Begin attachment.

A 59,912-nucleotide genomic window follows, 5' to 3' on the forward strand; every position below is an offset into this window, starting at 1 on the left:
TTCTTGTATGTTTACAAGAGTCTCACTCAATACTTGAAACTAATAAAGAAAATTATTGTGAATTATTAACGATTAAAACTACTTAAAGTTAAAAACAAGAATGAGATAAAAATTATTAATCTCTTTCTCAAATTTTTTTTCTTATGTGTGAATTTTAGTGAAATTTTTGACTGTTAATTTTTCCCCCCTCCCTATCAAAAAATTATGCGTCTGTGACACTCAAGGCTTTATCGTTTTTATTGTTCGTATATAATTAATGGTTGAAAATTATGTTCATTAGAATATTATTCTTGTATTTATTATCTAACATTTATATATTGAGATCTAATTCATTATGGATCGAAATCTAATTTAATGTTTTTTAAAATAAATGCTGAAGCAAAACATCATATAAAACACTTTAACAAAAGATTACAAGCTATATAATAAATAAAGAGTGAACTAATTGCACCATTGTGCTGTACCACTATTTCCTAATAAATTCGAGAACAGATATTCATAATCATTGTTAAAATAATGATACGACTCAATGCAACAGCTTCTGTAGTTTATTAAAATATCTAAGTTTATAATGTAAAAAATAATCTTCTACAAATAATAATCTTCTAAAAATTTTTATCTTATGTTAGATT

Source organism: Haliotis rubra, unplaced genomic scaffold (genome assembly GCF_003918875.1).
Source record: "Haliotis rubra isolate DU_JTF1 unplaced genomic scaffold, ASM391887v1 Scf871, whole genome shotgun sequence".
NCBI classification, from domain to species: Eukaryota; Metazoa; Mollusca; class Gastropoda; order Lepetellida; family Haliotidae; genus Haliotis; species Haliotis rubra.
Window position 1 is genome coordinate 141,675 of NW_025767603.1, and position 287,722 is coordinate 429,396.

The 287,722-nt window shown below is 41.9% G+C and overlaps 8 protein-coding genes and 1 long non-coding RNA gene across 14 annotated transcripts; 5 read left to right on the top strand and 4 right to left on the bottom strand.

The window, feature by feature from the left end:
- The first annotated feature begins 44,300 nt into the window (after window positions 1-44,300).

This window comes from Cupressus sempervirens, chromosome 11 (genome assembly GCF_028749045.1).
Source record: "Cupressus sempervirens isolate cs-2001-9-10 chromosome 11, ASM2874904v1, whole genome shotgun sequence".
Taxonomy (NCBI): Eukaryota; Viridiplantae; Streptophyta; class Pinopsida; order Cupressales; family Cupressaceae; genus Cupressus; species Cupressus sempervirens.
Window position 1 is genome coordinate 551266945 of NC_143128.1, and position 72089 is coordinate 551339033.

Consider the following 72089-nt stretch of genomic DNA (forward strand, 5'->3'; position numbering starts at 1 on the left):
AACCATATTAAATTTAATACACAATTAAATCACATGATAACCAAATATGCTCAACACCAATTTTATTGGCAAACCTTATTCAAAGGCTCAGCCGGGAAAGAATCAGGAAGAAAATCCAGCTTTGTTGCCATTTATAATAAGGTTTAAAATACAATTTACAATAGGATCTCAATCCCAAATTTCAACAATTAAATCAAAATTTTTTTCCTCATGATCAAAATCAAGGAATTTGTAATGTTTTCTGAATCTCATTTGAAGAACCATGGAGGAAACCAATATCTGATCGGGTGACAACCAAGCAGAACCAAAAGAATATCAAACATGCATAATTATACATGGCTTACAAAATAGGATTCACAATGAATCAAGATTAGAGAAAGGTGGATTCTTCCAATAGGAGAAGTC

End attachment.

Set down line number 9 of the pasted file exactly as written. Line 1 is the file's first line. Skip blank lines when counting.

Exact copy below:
- The first annotated feature begins 44,300 nt into the window (after window positions 1-44,300).